Discover some of the great women in history that God has used to further his mission into the world.
Throughout the history of the Church, it has always been the most ardent lovers of Jesus who have felt the greatest need for more of His presence. Surely it is with this class of saints that Count Zinzendorf belongs. For Zinzendorf, loving fellowship with Christ was the essential manifestation of the Christian life. Throughout the Count’s life, “His blessed presence” was his all consuming theme. He had chosen from an early age as his life-motto the now famous confession; ”I have one passion; it is Jesus, Jesus only.”
Period 5: To the Ends of the Earth, A.D. 1600-2OOO
The period from 1600 to 2000 began with European footholds in the rest of the world. Apart from taking over what was relatively an empty continent by toppling the Aztec and Inca empires in the Western hemisphere, Europeans had only tiny enclaves of power in the heavily populated portions of the rest of the non-Western world. By 1945, Europeans had achieved virtual control over 99.5% of the non-Western world. This would not last. The peoples inhabiting the colonial empires had grown significantly in knowledge and initiative, just as the Goths had grown strong outside the bounds of the Roman Empire. The Second World War mightily distracted the Western nations from their colonial hold on the rest of the world. That did it. Nationalism exploded.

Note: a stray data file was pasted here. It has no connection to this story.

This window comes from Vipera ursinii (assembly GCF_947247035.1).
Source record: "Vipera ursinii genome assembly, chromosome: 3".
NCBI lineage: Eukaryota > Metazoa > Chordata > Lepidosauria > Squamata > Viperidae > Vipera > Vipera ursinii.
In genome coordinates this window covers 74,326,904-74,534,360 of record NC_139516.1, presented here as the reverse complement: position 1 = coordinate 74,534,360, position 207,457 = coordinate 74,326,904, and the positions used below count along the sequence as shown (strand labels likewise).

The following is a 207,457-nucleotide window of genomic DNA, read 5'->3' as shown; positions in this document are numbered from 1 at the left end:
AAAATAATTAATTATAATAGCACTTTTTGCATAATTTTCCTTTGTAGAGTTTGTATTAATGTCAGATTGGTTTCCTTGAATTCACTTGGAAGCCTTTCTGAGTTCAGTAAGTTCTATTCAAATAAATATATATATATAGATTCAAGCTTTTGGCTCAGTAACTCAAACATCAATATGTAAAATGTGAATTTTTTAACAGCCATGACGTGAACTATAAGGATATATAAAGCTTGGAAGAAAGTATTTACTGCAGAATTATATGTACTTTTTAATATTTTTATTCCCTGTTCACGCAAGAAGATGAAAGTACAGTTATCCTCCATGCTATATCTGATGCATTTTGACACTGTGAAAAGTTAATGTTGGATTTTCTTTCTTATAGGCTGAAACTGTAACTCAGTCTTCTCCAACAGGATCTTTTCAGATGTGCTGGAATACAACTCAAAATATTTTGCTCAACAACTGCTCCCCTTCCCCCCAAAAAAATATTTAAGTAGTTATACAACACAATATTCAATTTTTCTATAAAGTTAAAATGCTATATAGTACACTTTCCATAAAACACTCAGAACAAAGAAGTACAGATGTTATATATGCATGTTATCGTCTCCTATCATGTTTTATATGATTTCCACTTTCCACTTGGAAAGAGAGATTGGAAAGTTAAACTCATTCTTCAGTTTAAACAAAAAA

Twenty-five years later, the Western nations had lost control over all but 5% of the non-Western population of the world. This 1945-1969 period of the sudden collapse of Western control, coupled with the unexpected upsurge of significance of the Christian movement in the non-Western world, I have elsewhere called “the twenty-five unbelievable years.” If we compare this period to the collapse of the Western Roman Empire’s domination over its conquered provinces of Spain, Gaul and Britain, and to the breakdown of control over non-Frankish Europe under Charlemagne’s successors, we might anticipate - at least by the logic of sheer parallelism-that the Western world itself will soon be significantly dominated by non-Westerners.